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In May 2021, we lost our dear brother/son, Andrew ("Buddy") Barz Wiedemann. He took his own life at the age of 31 after suffering from bipolar I disorder. 

Andrew enjoyed a healthy and happy life as a child and young adult. He was compassionate and had a delightful sense of humor; he made many close friends. He exhibited a keen intellect, progressed in an array of extracurricular sports and music activities, and excelled scholastically. He had an active social life. In 2011, he graduated from Yale University with a degree in computer science — and a future rich with potential. We eagerly anticipated what he would accomplish with his unique and brilliant mind.

After college, Andrew underwent a gradually progressive and ultimately profound change in personality and thought process. He alternated periods of high mental energy, with a profusion of ideas, inspirations, and (sometimes unrealistic) plans, with periods of low energy and inactivity. He disconnected from family and friends and became detached from reality at times. We were losing our beloved Andrew and we did not understand why. We arranged visits for him with a psychologist and psychiatrist, but Andrew could talk a good game and present a normal front. We were told that there was no psychiatric diagnosis. We were skeptical.

Within a year, further decompensation and threats of suicide led to an inpatient hospitalization and a now clear diagnosis of bipolar disorder. This was followed by 14 months of continuous professional care in supervised living situations. Toward the end of this period, Andrew joined us on a family vacation. He seemed good and very stable. He had been working out and was in great shape. We were optimistic and happy. One week later, he took his own life. We — along with his psychiatrists, counselors, and fellow patients — were stunned. Nobody saw this coming. 

Andrew’s case is fairly common for bipolar disorder, which afflicts about 1 in 30 Americans and has a peak onset between 20-25 years of age. His story illustrates the many significant areas of unmet need, including reliable diagnostic tools, objective measures of disease state and suicide risk, and truly effective therapies. Deaths from suicide are 20-25 times higher than similarly-aged people without bipolar disorder. The lifetime risk of suicide in patients with bipolar disorder is as high as 20% or more.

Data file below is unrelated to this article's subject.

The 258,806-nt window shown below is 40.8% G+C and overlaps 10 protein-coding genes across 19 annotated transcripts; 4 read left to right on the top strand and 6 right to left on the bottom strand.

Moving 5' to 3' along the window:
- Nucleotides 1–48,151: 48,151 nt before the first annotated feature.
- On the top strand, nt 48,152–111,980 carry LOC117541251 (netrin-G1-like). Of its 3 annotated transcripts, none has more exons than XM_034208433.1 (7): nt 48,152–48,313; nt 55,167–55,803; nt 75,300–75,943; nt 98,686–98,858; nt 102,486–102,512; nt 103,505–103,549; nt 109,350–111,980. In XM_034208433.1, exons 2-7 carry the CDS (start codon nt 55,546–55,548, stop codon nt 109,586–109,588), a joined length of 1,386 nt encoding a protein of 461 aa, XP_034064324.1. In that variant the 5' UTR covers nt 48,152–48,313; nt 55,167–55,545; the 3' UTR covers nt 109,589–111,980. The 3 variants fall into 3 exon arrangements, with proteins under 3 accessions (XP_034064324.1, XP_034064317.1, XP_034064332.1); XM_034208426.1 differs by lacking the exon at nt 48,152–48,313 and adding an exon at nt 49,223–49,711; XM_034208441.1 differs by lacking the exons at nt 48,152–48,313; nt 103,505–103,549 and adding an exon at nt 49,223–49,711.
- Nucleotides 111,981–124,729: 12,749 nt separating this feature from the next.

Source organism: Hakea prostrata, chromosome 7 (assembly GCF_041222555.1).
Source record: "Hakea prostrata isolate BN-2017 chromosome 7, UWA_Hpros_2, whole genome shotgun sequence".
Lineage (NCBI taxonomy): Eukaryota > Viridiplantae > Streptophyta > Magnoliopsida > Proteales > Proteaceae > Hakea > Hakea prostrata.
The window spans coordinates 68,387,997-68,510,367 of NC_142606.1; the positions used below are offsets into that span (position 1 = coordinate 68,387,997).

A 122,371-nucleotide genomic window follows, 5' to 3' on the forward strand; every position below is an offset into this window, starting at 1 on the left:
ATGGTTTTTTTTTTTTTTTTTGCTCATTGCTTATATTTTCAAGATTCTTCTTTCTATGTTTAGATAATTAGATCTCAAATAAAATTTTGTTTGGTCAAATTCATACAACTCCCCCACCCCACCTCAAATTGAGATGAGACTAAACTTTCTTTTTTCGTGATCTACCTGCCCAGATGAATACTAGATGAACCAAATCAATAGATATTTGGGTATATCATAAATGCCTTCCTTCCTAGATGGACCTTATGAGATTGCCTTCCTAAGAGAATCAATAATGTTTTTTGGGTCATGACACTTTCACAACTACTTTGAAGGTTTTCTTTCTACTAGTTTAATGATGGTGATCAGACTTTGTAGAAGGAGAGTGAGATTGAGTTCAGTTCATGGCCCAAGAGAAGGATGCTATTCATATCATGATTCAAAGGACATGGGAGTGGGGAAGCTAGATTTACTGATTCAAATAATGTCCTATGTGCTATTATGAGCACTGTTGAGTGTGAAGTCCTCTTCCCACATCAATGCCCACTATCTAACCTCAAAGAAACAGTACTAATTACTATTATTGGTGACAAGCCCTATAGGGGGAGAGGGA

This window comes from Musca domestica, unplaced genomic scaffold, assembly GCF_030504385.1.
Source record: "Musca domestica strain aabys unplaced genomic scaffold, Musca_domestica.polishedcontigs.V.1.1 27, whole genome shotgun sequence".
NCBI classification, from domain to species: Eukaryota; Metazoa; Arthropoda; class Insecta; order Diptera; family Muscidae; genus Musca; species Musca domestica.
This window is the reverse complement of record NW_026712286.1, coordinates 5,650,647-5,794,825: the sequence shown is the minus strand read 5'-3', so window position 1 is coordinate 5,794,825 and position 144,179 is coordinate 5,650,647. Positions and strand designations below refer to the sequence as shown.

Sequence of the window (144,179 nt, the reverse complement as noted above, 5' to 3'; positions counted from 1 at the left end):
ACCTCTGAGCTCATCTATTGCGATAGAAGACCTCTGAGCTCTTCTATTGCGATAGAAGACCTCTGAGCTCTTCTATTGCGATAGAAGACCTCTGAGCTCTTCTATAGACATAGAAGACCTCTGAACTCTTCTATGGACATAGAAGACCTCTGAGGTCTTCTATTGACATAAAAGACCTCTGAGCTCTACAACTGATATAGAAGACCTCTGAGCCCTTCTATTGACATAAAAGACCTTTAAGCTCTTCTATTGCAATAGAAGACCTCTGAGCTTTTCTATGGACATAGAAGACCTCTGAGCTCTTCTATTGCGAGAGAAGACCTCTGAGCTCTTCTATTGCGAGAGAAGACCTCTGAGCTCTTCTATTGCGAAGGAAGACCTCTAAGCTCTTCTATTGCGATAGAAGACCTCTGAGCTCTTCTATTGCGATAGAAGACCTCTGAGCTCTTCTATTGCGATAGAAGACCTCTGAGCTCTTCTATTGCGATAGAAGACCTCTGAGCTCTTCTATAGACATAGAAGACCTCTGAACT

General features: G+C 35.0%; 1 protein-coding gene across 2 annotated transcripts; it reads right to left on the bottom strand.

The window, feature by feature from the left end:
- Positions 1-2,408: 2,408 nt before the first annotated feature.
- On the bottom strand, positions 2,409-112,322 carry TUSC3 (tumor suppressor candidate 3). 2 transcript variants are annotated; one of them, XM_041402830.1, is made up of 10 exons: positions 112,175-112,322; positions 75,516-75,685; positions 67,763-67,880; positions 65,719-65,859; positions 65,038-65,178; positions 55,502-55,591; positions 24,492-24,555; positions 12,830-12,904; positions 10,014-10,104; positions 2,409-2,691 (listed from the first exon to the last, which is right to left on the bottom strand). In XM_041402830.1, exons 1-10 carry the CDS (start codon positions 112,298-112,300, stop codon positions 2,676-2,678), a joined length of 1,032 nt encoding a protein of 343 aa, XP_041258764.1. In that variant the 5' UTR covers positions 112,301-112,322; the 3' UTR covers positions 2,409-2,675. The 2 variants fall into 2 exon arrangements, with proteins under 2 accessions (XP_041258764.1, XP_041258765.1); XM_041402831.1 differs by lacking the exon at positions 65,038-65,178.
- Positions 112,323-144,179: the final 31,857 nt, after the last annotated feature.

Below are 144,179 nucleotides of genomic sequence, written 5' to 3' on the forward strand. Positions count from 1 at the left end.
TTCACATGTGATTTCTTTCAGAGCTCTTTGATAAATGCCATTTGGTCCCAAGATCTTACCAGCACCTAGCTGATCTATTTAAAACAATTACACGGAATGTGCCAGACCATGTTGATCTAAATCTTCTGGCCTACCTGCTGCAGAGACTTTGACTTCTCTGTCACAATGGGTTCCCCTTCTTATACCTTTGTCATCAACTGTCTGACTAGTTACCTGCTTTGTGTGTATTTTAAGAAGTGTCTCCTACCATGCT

To honor Andrew’s memory and do everything we can to help current and future patients, we have established the Andrew Barz Wiedemann ’11 Memorial Fund for Bipolar Disorder Research in the Department of Psychiatry at the Yale University School of Medicine. Why Yale? We looked there first because of Andrew’s connection, but we were committed to finding an institution where excellent and transformative research is ongoing.

In our research, we were delighted to discover that Yale is arguably the nation’s leader in research into bipolar and related disorders and is committed and well-resourced to continue that leadership far into the future. In each of the last 16 years (as far back as we found data), the Yale Department of Psychiatry has ranked either #1 or #2 among departments of psychiatry in the United States in research dollars granted from the National Institutes of Health (Yale’s Department has ranked #1 in two of the last three years).


Many of its research grants relate directly to bipolar disorder, including one specifically aimed at predicting suicide risk through advanced neuroimaging. Furthermore, Yale is building upon this tradition of research strength. Last year, another family endowed a Program for Brain Research, including support for recruitment of a leading scientist, in honor of their own son who suffered from bipolar disorder and took his own life while an undergraduate at Yale. And, separately, Yale is committing its broad scientific expertise and clinical talent to multidisciplinary collaborations, including a center for “computational psychiatry,” which blends neuroimaging, pharmacology, biophysical modeling, and neural gene expression to map and characterize neural circuits. This novel research may lead to more precise diagnostic criteria and treatments targeted to patient-specific features, as well as other advances.

We are convinced that a donation to Yale, where so much leading research is ongoing, the commitment is deep, and the momentum is building, offers the best chance to accelerate progress toward defeating bipolar disorder. We look forward to the day when no patient suffers an impaired life, or loses their life, to this awful condition that took Andrew from us.

We have made a leadership gift to Andrew’s memorial fund and are making an additional contribution each year on his birthday, June 7. If you are so inclined, we would be honored and grateful for your support. Any amount is appreciated. Contributions to the Andrew Barz Wiedemann ’11 Memorial Fund for Bipolar Disorder Research can be made by following the link below.


Thank you,


Sarah Barz Wiedemann

Patti Barz

Herb Wiedemann

Todd Macey

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